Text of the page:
Every so often on Social Media a bandwagon rolls through that people will insist on jumping on – whether or not they understand either the meaning behind the original starting point or how them jumping on it reflects on them.
One recent such bandwagon was started as a result of one of Donald Trump’s alleged statements on dresscodes. The hashtag which arose from it was #DressAsAWoman with various women sharing pictures of how they dress (for work or leisure). Then one individual (I assume it was a woman) tweeted “How to #DressAsAWoman – step 1 Identify as a woman, step 2 – get dressed”.
This got me thinking about the pressure we all face to conform to one set of rules or another regarding how we identify ourselves. Not only that but I ended up thinking more about the ways in which we sometimes have to hide who we are in order to get what we want. For example, the last thing I have ever wished to make a big deal about is the fact I am female. To me it is a sheer fluke of genetics. I happen to find the idea that only one gender is supposed to wear skirts and the other gender is supposed to wear trousers to be completely sexist.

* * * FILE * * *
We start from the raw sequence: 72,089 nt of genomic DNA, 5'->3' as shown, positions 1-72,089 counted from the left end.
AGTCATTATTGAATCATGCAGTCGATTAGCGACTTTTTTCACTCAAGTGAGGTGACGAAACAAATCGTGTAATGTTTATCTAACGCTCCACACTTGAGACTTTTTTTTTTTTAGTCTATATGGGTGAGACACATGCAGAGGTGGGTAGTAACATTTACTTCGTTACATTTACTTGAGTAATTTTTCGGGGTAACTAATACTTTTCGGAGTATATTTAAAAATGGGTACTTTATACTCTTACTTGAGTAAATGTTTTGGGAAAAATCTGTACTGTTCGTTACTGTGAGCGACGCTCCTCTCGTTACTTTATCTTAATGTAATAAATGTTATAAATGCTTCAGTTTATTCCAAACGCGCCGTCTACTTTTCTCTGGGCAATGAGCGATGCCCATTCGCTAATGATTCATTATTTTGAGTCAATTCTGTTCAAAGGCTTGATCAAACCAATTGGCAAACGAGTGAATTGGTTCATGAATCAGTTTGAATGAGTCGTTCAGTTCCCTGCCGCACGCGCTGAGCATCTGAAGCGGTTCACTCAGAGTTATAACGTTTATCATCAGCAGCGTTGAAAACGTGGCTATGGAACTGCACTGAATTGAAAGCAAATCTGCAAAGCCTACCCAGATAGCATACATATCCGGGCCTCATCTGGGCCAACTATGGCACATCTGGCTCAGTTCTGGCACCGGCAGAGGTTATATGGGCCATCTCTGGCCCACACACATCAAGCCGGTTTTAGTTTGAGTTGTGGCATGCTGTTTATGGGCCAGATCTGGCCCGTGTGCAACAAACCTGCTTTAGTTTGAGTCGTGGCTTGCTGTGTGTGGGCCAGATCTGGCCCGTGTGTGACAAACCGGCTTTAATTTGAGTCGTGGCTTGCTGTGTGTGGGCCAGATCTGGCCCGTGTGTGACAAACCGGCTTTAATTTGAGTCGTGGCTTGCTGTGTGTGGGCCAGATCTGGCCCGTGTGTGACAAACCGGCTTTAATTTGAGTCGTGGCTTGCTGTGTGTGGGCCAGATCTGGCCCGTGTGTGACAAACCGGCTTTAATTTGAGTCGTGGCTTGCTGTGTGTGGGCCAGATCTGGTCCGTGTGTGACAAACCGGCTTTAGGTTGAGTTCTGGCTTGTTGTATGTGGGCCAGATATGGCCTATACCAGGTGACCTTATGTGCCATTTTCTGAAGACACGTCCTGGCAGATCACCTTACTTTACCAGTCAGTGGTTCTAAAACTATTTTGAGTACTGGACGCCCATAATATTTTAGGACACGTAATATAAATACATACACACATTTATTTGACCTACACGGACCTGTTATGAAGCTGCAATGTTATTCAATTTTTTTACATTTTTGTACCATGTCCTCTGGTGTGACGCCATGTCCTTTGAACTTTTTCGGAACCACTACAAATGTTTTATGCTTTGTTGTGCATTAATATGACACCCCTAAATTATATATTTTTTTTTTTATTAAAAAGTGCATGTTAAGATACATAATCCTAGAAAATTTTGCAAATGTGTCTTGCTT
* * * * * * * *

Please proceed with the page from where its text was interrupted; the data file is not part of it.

Yet – when it comes to identifying myself in a way which I feel is honest- I am onto a loser whichever way I look. People who interview candidates for jobs don’t tend to be open to the idea of someone being upfront about their disability during the interview. Another thing about me is I am European by family heritage but I cannot call myself “Half-Dutch” on official documentation.
We need to be very careful about how we identify ourselves (and ask others to identify themselves) – but should we need to be so careful??? Of course, there is language I would use to describe myself which I would be most insulted and offended if someone else used the same language to describe me.
In an ideal world everybody would be able to be totally honest about their own identity in public. Unfortuately, we do not live in an ideal world. We apparently live in one where we have to argue about every little point of being a human. I don’t like this – it is too judgemental for my liking.